Session ends, but Alabama House returns to Montgomery

Published 9:13 pm Wednesday, June 10, 2015

Members of the Alabama House of Representatives are returning to Montgomery for what the speaker’s office is calling a legislative workday Thursday, despite the session having ended and lawmakers being unable to take any official action.

The legislative session ended last week when the Senate voted to end a day early after approving a general fund budget that was later vetoed by Gov. Robert Bentley.

The adjournment ended the session on the 29th legislative day instead of meeting for the 30 days allowed by law.

“The citizens of Alabama elect us to work for them, and we owe the taxpayers 30 legislative days of hard work,” House Speaker Mike Hubbard, R-Auburn, said in a statement.

Selma Rep. Darrio Melton said the workday is an excuse for the Republican party.

“This is a poor excuse to bill a payday as a workday. The republicans in Montgomery quit before the job was done, adjourning session without approval of a general fund budget,” Melton said.

“Now they’re trying to pull the wool over the taxpayers’ eyes and say they’re working a full 30 days when there’s nothing legislatively left to be accomplished. The taxpayers shouldn’t foot the bill for the leaderships’ mistakes.”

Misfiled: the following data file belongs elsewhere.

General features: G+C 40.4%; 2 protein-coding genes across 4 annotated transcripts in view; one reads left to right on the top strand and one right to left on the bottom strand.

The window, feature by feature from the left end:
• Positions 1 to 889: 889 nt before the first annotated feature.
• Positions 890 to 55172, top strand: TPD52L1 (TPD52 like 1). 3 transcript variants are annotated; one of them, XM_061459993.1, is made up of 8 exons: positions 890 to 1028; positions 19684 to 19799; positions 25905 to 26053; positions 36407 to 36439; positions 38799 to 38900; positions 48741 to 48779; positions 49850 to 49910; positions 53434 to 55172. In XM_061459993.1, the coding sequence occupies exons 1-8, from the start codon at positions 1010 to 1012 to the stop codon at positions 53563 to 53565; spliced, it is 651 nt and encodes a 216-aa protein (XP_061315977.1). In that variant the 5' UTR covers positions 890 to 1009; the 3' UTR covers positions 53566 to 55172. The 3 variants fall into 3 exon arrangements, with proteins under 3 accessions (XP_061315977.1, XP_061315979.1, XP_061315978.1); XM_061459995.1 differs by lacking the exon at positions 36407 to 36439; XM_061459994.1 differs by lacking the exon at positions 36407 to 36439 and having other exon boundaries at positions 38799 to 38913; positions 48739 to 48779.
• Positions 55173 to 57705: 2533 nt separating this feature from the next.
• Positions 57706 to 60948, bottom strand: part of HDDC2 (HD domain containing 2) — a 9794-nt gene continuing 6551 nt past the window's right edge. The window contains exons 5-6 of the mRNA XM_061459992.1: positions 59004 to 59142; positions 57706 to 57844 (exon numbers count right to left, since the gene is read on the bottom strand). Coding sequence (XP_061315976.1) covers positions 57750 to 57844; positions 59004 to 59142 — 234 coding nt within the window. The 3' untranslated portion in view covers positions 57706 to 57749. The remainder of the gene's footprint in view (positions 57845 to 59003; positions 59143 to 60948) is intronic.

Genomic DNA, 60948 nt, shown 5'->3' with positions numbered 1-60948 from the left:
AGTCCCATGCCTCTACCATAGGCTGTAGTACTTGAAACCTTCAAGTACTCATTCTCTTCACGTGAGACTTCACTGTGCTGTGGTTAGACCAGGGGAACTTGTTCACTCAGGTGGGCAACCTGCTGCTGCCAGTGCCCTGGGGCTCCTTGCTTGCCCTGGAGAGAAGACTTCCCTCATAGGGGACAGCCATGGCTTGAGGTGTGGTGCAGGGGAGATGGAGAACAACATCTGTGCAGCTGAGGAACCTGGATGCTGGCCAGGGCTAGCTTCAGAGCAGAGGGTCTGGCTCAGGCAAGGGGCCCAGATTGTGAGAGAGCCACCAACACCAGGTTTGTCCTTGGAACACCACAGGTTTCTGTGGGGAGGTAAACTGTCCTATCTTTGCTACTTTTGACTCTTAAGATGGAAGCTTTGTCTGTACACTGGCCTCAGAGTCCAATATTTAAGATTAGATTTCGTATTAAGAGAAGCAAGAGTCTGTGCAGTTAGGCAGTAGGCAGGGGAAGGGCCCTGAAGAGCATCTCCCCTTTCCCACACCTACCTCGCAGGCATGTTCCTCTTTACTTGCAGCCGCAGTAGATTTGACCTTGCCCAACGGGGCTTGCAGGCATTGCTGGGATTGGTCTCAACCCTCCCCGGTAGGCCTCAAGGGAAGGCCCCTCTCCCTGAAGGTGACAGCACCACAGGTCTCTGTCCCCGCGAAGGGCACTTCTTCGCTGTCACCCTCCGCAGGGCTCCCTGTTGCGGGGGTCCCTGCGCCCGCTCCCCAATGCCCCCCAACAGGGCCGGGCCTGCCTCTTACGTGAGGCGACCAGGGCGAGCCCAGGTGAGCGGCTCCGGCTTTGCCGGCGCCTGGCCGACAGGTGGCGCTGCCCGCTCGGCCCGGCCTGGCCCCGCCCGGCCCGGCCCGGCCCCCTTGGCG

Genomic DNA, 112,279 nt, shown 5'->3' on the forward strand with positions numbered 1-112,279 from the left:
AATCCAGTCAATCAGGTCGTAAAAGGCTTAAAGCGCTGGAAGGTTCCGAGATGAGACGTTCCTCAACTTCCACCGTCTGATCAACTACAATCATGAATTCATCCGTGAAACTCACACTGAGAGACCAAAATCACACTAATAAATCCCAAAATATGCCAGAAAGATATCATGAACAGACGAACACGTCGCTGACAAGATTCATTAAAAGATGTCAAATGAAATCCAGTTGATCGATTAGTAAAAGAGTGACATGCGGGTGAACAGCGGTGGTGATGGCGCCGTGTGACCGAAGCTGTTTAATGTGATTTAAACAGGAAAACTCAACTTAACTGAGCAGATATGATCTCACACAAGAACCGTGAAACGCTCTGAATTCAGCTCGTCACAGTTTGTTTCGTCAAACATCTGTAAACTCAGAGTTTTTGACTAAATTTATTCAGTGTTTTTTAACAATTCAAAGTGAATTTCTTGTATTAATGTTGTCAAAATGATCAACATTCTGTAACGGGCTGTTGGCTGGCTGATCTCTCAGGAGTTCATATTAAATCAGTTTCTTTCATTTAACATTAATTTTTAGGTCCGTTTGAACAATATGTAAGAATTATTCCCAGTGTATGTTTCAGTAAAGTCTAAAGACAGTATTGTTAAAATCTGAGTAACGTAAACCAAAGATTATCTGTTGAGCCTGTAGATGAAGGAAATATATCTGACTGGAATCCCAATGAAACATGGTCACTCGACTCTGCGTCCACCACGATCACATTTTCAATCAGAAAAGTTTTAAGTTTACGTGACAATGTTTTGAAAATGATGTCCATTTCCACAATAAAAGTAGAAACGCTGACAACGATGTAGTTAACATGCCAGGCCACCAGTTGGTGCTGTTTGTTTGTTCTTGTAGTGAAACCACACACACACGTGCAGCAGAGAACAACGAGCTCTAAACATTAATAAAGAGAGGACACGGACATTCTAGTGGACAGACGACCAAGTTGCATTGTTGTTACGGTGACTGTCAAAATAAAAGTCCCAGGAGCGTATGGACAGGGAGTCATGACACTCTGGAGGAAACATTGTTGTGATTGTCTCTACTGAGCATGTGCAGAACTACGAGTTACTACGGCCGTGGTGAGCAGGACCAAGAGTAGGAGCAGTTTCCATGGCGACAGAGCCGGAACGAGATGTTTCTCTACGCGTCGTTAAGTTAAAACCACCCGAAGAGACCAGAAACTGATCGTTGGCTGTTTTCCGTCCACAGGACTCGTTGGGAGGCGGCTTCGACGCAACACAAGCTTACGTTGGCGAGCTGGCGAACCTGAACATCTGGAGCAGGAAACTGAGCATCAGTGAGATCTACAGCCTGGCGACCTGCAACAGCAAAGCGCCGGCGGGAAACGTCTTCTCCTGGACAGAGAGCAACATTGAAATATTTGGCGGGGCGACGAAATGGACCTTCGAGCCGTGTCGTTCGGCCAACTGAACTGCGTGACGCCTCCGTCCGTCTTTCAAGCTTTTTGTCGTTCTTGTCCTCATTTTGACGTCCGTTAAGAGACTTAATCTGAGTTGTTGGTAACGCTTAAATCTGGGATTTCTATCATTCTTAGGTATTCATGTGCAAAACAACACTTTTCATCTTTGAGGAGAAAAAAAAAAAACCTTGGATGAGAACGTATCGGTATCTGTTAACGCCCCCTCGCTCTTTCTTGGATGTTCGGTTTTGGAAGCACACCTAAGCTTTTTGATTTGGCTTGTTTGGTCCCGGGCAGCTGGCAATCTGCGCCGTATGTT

Representatives plan to convene at 10 a.m. The General Fund Budget Committee and several budget-related task forces plan to meet in the afternoon. However, House members cannot take any official legislative action.

House Minority Leader Craig Ford, D-Gadsden, said paying lawmakers to travel to Montgomery when the session has ended is wasteful. Lawmakers can seek payment when they travel for official legislative business.

“It’s wrong. It’s a waste of taxpayer dollars. … They created a payday for a play day,” Ford said.

The session ended on a budget stalemate after Republican legislators, who hold a majority in both chambers, could not agree how to handle a projected budget shortfall for the fiscal year that begins Oct 1. Bentley vetoed a spending plan that would have cut $200 million from Medicaid, prisons, the Department of Mental Health and other state agencies.

Bentley is expected to call lawmakers into special session later this summer.

“It’s not that they are divided two ways; they are divided five ways,” Ford said.

House members last week voted to return on Thursday before the Senate vote ended the session. Representatives don’t have to come back, but they are anyway.

“We have a great deal to accomplish in a few short months, and I hope that the Democrats in the House will choose to come to the table and work with us on these important issues,” Hubbard said.

The Associated Press’s Kim Chandler and The Selma Times-Journal’s Blake Deshazo contributed to this report.